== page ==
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Tonstant Weader Reviews

Opinionated Book Reviews.

Category

Society, Current Affairs

Nature’s Best Hope by Douglas W. Tallamy

It is so easy to be pessimistic about our planet's future when Australian Prime Minister Scott Morrison is vowing to criminalize climate change boycotts and "radical protests" and Trump withdraws from the Paris Climate Agreement. Bees are dying and butterflies... Continue Reading →

The Finance Curse by Nicholas Shaxson

The Finance Curse is the reason I will not achieve my 2019 GoodReads Reading Challenge of 200 books, but it was worth it. This is a very detailed review of the myriad ways the finance industry is undermining democracy, good... Continue Reading →

Foxocracy by Tobin Smith

Foxocracy is a look inside the propaganda machine of FOX News from someone who worked there for fourteen years. Tobin Smith explains how Roger Ailes combined the propaganda techniques of Goebbels  and the cult psychology of televangelism with the latest... Continue Reading →

Confluence by Zak Podmore

Confluence: Navigating the Personal & Political on Rivers of the New West is a collection of six essays by Zak Podmore that brilliantly connect the rivers he traverses to his own life and the political and social issues that plague... Continue Reading →

How We Fight For Our Lives by Saeed Jones

How We Fight For Our Lives is a marvelous memoir written in chapters that function as individual essays. Saeed Jones tells us about growing up a gay Black boy in Texas, his relationships with his mother and grandmother, and his... Continue Reading →

I Will Never See the World Again by Ahmet Altan

Ahmet Altan is a writer and a journalist in Turkey who managed to offend Erdogan. He and his brother Mehmet were arrested after the failed coup in 2016 and charged with aiding the coup and were sentenced to life in... Continue Reading →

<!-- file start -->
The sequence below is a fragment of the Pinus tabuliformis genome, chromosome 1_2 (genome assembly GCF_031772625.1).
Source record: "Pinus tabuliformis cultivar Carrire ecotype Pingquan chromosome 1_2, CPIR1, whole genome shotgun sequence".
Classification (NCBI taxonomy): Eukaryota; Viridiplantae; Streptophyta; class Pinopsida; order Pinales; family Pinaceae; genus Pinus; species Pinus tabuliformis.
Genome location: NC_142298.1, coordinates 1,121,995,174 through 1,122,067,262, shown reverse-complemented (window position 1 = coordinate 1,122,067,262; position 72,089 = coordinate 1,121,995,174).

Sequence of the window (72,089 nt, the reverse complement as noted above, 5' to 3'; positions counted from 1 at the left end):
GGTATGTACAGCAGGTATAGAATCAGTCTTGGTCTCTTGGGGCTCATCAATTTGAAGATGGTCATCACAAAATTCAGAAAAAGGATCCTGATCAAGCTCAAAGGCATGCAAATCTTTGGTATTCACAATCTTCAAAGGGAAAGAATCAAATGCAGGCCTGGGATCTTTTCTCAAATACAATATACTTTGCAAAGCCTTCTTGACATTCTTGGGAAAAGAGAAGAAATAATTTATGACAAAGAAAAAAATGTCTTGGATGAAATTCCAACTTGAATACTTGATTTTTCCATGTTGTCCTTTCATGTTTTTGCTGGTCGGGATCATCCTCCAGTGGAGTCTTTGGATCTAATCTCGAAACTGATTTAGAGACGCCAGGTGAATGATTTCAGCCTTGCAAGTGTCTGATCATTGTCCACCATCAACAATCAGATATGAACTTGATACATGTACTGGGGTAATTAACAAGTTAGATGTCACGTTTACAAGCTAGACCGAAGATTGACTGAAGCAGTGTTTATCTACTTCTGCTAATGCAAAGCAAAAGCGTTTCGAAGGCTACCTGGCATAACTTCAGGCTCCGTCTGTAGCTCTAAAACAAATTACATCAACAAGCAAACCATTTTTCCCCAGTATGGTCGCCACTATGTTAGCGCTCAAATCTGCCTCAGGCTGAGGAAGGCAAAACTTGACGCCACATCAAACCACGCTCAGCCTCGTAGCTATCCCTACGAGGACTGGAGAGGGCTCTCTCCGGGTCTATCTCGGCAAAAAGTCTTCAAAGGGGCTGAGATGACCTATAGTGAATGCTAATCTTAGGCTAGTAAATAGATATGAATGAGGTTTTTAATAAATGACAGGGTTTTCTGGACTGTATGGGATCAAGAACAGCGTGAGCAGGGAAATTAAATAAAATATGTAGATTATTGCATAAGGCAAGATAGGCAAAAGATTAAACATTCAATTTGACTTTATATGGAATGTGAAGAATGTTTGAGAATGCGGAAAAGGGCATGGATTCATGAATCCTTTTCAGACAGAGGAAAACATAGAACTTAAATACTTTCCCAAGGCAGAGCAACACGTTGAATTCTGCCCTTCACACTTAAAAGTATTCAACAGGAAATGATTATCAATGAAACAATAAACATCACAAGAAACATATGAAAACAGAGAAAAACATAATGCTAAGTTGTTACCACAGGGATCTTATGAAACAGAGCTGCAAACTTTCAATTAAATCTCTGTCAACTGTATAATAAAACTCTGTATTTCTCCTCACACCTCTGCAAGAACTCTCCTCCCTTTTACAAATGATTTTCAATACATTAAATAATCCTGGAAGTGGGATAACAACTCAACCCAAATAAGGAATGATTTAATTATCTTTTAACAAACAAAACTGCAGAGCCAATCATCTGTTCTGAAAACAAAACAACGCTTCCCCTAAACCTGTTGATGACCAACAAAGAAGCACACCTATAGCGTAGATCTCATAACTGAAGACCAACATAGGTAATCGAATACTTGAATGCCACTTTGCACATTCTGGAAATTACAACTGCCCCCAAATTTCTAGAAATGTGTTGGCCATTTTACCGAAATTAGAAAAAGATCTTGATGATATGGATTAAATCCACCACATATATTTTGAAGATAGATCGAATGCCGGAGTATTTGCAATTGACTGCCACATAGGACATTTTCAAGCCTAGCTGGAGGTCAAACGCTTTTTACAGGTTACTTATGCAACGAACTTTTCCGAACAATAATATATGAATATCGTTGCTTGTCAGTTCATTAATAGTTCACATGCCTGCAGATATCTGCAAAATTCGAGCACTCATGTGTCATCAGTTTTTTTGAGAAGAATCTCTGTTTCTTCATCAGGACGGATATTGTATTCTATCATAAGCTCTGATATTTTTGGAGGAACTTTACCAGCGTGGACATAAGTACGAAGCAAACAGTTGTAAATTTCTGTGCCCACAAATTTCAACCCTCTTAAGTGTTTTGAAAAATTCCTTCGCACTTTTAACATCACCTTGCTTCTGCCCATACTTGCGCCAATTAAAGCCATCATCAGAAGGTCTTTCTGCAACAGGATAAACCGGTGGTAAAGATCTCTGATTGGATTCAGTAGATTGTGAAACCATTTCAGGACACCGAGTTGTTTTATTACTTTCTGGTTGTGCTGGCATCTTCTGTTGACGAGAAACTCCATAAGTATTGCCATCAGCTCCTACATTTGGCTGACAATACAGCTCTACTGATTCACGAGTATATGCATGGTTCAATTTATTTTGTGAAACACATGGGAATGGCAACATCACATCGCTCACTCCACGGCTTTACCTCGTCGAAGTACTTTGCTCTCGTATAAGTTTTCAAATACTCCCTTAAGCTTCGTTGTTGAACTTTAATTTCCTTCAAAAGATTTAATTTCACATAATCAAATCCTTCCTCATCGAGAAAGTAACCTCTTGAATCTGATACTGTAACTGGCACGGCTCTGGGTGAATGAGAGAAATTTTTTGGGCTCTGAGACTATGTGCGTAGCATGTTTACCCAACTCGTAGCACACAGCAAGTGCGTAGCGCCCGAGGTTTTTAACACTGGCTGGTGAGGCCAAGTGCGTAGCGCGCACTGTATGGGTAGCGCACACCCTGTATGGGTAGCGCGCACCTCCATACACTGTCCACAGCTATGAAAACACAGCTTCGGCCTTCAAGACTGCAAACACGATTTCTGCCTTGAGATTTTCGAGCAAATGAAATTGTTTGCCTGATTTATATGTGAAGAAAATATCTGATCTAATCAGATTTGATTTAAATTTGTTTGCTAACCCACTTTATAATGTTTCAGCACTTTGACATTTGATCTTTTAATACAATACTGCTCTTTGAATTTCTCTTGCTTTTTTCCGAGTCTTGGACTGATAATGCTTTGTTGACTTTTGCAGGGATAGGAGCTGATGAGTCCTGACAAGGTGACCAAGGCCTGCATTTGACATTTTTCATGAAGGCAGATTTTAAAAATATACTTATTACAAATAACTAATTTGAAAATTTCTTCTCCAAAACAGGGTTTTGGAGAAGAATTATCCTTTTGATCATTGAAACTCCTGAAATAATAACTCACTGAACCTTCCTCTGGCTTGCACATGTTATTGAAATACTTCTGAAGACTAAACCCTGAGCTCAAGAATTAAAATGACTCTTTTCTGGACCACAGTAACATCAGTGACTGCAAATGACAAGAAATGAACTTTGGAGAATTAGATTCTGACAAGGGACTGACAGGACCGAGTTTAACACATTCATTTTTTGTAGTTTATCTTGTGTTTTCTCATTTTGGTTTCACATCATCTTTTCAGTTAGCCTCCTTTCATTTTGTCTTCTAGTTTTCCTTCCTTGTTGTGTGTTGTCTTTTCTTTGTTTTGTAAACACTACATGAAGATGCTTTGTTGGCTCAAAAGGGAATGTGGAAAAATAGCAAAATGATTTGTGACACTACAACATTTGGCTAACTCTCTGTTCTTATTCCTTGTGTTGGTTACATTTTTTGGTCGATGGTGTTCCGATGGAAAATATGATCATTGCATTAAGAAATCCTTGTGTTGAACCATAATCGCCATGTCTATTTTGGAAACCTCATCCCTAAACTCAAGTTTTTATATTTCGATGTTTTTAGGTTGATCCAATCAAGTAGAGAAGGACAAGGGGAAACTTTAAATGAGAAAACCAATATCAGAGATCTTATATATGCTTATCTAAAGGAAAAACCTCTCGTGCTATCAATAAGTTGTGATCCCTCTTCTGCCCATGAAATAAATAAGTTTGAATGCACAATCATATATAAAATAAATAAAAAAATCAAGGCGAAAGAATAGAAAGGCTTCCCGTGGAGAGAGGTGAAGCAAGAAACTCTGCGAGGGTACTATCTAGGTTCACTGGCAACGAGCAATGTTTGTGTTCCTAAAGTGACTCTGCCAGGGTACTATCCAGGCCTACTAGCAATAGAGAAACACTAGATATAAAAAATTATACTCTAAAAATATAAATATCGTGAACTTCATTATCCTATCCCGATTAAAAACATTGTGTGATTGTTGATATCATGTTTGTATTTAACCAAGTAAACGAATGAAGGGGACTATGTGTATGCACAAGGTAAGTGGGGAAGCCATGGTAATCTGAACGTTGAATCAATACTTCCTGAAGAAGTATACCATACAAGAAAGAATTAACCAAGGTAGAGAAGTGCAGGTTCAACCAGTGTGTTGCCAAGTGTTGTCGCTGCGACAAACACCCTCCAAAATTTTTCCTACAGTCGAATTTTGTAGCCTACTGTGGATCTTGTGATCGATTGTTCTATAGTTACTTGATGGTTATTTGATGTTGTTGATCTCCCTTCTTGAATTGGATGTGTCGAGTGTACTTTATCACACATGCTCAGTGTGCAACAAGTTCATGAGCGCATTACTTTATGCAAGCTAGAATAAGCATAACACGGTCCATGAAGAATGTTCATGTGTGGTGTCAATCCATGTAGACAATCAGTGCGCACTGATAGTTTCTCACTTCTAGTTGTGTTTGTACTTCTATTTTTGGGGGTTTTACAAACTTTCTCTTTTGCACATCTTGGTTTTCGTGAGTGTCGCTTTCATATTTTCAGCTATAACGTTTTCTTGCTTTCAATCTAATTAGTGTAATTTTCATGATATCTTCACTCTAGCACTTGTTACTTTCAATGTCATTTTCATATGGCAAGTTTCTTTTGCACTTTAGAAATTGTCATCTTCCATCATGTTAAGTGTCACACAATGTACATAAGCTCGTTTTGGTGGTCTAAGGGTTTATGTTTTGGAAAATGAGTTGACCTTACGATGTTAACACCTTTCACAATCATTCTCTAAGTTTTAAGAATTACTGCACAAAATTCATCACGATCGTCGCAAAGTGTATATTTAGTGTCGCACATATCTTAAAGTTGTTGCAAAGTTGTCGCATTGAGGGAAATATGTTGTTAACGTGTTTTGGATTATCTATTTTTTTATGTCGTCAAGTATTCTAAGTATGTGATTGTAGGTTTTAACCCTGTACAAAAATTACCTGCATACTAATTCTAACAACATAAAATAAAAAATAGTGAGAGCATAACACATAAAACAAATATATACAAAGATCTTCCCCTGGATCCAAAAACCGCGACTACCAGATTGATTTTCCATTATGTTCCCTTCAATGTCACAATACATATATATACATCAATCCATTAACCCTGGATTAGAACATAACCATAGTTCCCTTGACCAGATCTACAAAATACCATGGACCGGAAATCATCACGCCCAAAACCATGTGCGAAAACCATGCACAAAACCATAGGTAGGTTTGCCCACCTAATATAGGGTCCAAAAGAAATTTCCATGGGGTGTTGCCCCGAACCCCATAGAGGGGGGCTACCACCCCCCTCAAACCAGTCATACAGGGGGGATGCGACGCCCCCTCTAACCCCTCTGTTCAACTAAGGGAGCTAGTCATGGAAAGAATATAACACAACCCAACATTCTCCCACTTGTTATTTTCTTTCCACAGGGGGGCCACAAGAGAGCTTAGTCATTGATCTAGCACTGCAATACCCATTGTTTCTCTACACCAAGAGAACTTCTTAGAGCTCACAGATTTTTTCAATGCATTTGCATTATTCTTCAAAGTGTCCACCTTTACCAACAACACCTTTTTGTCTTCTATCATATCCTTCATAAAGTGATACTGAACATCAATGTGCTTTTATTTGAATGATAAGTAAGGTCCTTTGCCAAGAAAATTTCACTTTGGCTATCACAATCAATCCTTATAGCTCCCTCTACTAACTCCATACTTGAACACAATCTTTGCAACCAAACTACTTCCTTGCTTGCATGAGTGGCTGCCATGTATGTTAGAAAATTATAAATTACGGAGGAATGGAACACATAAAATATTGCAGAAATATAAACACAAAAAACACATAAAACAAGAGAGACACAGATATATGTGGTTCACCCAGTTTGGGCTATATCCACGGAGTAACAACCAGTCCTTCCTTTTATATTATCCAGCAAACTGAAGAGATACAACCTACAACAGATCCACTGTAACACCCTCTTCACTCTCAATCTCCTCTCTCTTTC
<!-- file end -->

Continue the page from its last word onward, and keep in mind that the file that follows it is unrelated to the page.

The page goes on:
The Economists’ Hour by Binyamin Appelbaum

The Economists' Hour is a history of how economists have gained primacy in policy-making in all three branches of government. From big business paying judges $1000 to go on a one-week Florida junket where they were taught regulations are bad and... Continue Reading →

Whose Water Is It Anyway? by Maude Barlow

Whose Water Is It Anyway?  Taking Water Protection Into Public Hands is a history of the water conservation and justice movement rooted in anti-privatization and a call to worldwide action. It begins with the neoliberal move toward privatizing public services... Continue Reading →

The Seven Necessary Sins for Women and Girls by Mona Eltahawy

The Seven Necessary Sins for Women and Girls is an exciting manifesto to advance women's freedom worldwide. Mona Eltahawy enumerates seven qualities necessary to their liberation, qualities considered the provenance of men and discouraged in women. That's why she calls... Continue Reading →

You Throw Like a Girl by Don McPherson

You Throw Like a Girl is a book about masculinity and its blind spots. The central argument is that we don't raise boys to be men, we raise them not to be women (or gay) and in so doing we... Continue Reading →

How to Be an Anti-Racist by Ibram X. Kendi

How to Be an Anti-Racist rethinks some of the orthodoxies of dismantling racism. It follows Kendi's personal journey from the "respectability politics" of assimilation to the anti-racist understanding that there is nothing wrong with Black culture and the old respectability... Continue Reading →

Conformity by Cass R. Sunstein

Conformity is the most recent book by the prolific Cass R. Sunstein. This time he is looking at how our innate desire to fit in with those in our group, however we define our group, can lead to good decisions... Continue Reading →

Prisoners of Politics by Rachel Elise Barkow

Prisoners of Politics: Breaking the Cycle of Mass Incarceration is a welcome addition to the books tackling the carceral state the United States has become. Rachel Elise Barkow has the personal experience that gives her credibility on both sides of the... Continue Reading →

Democracy May Not Exist, but We’ll Miss It When It’s Gone by Astra Taylor

Democracy May Not Exist, but We'll Miss It When It's Gone is one of those books you might want to get in its physical form so you can shove it full of bookmarks, highlight sentences, write notes, stick little sticky... Continue Reading →

Charged by Emily Bazelon

Over a dozen years ago I was working on a report for a racial profiling campaign a coalition of organizations had organized. I came across a research study that looked at racial disparities in criminal justice from arrest to sentencing.... Continue Reading →

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